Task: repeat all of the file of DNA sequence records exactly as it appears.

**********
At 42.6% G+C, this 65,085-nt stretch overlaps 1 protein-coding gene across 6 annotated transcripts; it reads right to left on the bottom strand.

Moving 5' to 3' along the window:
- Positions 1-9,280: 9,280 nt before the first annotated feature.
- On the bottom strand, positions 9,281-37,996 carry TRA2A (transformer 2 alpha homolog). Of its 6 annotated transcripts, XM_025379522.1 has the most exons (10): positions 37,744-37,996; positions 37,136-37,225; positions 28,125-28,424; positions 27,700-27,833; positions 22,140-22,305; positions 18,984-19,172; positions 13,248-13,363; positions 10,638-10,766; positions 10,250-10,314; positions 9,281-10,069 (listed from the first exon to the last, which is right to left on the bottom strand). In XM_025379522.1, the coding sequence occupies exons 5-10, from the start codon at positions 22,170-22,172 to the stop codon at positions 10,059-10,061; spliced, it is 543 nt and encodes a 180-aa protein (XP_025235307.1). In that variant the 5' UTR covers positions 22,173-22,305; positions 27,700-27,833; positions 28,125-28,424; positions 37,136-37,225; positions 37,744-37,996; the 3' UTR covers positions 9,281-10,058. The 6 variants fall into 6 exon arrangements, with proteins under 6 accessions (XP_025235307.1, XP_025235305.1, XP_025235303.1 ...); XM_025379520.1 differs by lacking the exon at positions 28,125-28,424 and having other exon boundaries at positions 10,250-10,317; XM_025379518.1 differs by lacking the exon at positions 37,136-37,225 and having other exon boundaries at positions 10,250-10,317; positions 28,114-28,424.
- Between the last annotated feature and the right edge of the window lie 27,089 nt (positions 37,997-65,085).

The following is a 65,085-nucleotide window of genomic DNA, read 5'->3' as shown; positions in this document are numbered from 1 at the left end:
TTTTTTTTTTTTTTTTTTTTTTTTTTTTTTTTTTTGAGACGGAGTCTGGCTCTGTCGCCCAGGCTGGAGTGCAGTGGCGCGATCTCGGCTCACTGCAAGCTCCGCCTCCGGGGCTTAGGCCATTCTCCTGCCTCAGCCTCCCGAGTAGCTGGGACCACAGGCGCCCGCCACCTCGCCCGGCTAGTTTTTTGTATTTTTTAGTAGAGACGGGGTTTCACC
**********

At 42.6% G+C, this 65,085-nt stretch overlaps 1 protein-coding gene across 6 annotated transcripts; it reads right to left on the bottom strand.

Moving 5' to 3' along the window:
- Positions 1-9,280: 9,280 nt before the first annotated feature.
- On the bottom strand, positions 9,281-37,996 carry TRA2A (transformer 2 alpha homolog). Of its 6 annotated transcripts, XM_025379522.1 has the most exons (10): positions 37,744-37,996; positions 37,136-37,225; positions 28,125-28,424; positions 27,700-27,833; positions 22,140-22,305; positions 18,984-19,172; positions 13,248-13,363; positions 10,638-10,766; positions 10,250-10,314; positions 9,281-10,069 (listed from the first exon to the last, which is right to left on the bottom strand). In XM_025379522.1, the coding sequence occupies exons 5-10, from the start codon at positions 22,170-22,172 to the stop codon at positions 10,059-10,061; spliced, it is 543 nt and encodes a 180-aa protein (XP_025235307.1). In that variant the 5' UTR covers positions 22,173-22,305; positions 27,700-27,833; positions 28,125-28,424; positions 37,136-37,225; positions 37,744-37,996; the 3' UTR covers positions 9,281-10,058. The 6 variants fall into 6 exon arrangements, with proteins under 6 accessions (XP_025235307.1, XP_025235305.1, XP_025235303.1 ...); XM_025379520.1 differs by lacking the exon at positions 28,125-28,424 and having other exon boundaries at positions 10,250-10,317; XM_025379518.1 differs by lacking the exon at positions 37,136-37,225 and having other exon boundaries at positions 10,250-10,317; positions 28,114-28,424.
- Between the last annotated feature and the right edge of the window lie 27,089 nt (positions 37,997-65,085).

The following is a 65,085-nucleotide window of genomic DNA, read 5'->3' as shown; positions in this document are numbered from 1 at the left end:
TTTTTTTTTTTTTTTTTTTTTTTTTTTTTTTTTTTGAGACGGAGTCTGGCTCTGTCGCCCAGGCTGGAGTGCAGTGGCGCGATCTCGGCTCACTGCAAGCTCCGCCTCCGGGGCTTAGGCCATTCTCCTGCCTCAGCCTCCCGAGTAGCTGGGACCACAGGCGCCCGCCACCTCGCCCGGCTAGTTTTTTGTATTTTTTAGTAGAGACGGGGTTTCACC